World Wildlife Fund Good Nature Travel


A Sanctuary for Snorkelers

  • Date: 08 May 2013
  • Author: Tania Segura, WWF Travel

The peaceful waters surrounding the quiet Indonesian islands of the Raja Ampat Archipelago are a magnet for diverse and abundant marine life. This region contains more than 1,000 fish species and 100s of types of coral. The Coral Triangle itself is a marine wildlife hotspot teeming with almost 600 species of reef-building corals and housing six of the seven marine turtle species found in the world. For first-time travelers to the islands, it’s an incomparable sanctuary.

“It’s an ideal place to snorkel,” said WWF member John Lewis.

“There’s no turbulence, and the water is comfortable to swim in -- perfect conditions for exploring these underwater marine gardens,” John said.

Raja Ampat is a part of the Coral Triangle, an area in the western Pacific Ocean teeming with marine life. Cathy Plume, managing director of WWF’s Coral Triangle Program, also joined WWF travelers on their trip, lecturing on WWF’s broad strategy to develop and promote sustainable fishing practices in the Coral Triangle. The ultimate goal of acquainting travelers with these pure, unadulterated destinations, Plume said, is to “show the overlap of WWF’s efforts in the Coral Triangle and feel the real impact it has on nature and on their travel experience.”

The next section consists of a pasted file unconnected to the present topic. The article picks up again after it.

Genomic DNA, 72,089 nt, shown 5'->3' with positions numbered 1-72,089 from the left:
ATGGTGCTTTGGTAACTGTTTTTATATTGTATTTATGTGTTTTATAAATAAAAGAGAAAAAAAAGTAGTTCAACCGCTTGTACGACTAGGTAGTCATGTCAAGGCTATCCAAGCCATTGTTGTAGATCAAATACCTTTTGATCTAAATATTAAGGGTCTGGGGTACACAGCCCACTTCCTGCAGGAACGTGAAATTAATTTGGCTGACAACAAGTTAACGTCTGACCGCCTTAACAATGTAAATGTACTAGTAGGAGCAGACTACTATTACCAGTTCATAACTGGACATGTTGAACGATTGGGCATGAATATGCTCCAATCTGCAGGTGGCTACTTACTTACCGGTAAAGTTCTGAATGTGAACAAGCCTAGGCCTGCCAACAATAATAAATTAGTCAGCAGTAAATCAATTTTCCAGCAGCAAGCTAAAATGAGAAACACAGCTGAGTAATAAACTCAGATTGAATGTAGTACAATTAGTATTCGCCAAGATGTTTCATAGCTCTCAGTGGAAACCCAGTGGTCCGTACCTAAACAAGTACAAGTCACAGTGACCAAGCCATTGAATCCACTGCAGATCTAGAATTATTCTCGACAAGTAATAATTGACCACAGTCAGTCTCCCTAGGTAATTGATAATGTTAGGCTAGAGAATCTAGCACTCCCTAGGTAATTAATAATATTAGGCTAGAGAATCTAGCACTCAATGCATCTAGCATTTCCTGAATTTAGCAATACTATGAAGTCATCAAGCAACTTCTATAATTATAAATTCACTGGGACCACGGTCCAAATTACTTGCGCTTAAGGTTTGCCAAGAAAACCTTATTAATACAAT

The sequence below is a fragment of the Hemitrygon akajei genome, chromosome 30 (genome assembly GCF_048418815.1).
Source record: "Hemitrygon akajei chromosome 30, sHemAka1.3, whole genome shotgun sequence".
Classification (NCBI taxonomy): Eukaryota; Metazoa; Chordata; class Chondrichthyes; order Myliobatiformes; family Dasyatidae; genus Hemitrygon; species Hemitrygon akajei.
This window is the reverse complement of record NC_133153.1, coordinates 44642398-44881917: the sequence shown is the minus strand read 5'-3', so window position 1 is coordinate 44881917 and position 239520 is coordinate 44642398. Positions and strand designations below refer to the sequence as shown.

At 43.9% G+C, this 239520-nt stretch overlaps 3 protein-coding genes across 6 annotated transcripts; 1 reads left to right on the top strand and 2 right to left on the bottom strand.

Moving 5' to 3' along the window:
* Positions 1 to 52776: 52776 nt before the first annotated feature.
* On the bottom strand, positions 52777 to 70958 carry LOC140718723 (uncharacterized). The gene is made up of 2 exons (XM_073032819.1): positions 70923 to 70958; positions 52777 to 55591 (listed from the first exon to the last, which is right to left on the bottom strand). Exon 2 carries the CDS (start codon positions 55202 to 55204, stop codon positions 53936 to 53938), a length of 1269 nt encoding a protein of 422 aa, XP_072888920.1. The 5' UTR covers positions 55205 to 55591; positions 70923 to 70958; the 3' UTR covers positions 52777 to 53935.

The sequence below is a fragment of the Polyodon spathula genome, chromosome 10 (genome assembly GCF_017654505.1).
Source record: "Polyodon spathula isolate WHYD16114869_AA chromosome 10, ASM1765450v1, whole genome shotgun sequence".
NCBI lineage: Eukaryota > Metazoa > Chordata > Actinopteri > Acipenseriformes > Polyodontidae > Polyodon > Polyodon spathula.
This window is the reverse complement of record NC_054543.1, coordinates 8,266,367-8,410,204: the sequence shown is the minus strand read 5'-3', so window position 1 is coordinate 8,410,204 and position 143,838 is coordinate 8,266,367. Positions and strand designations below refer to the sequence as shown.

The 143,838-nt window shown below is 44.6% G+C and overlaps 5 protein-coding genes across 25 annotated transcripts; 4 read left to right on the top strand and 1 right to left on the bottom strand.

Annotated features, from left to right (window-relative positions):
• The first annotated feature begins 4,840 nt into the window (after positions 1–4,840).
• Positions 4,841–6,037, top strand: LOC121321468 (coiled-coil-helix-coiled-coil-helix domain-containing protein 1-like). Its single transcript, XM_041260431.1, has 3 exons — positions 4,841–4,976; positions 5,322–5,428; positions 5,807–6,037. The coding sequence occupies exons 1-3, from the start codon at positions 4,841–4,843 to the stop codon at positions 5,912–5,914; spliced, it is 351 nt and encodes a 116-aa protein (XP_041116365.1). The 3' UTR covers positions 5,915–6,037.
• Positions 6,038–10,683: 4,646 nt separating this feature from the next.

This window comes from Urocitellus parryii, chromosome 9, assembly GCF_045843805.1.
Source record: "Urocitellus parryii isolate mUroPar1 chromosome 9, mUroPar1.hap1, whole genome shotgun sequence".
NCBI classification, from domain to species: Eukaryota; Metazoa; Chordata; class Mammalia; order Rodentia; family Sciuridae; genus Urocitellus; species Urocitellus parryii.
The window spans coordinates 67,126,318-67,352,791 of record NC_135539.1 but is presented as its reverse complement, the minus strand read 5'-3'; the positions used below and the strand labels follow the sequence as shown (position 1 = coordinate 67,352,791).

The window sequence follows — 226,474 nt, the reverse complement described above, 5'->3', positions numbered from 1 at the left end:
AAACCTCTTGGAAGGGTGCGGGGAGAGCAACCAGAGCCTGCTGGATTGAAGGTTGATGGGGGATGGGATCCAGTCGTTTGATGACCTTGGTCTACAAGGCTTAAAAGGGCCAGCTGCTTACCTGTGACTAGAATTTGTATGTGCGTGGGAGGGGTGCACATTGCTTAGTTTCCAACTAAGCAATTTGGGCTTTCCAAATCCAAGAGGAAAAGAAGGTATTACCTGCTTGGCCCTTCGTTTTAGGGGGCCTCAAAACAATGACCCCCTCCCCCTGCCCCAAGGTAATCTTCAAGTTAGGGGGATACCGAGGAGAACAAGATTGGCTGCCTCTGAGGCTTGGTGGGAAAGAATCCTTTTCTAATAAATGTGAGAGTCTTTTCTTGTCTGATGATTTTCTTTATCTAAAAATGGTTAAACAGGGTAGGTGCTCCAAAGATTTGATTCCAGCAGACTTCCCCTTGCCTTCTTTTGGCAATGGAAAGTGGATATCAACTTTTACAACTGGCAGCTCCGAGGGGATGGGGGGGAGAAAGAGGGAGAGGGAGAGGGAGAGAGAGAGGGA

Raja Ampat - A Benchmark for Marine Protected Areas
Local citizens and government value Raja Ampat’s biodiversity; its local government has placed almost 50% of its coral reefs and mangroves within marine protected areas. WWF Marine Conservation Biologist Helen Fox is currently monitoring the health of coral reefs outside of Raja Ampat’s protected areas to find out how effective they actually are in protecting biodiversity. Within the Coral Triangle, which includes the waters of Indonesia, Malaysia, the Philippines, Papua New Guinea, Timor Leste and Solomon Islands, 85% of coral reefs face are exposed to threats such overfishing, bycatch, and climate change beach erosion.

Snorkel with WWF.

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    WWF traveler, Jo DeWeese, gazes in wonder at a thin ghost pipefish.

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    A hard coral head is spotted in the waters. Growth of corals are influenced by turbidity, depth and the flow of water.

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    Guide, Ron Leidich taking photo of a nudibranch.

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    Another nudibranch, the Short-lined Chromodoris is usually seen in shallow reefs.

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    The Moray Eel is commonly found poking its head out of the reef and may be easier to spot as you snorkel through the waters in Raja Amput.

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    Guess the name of this nudibranch. The Elegant Phyllidia is more uncommon but has a similar blistery coat that other members of its family have.


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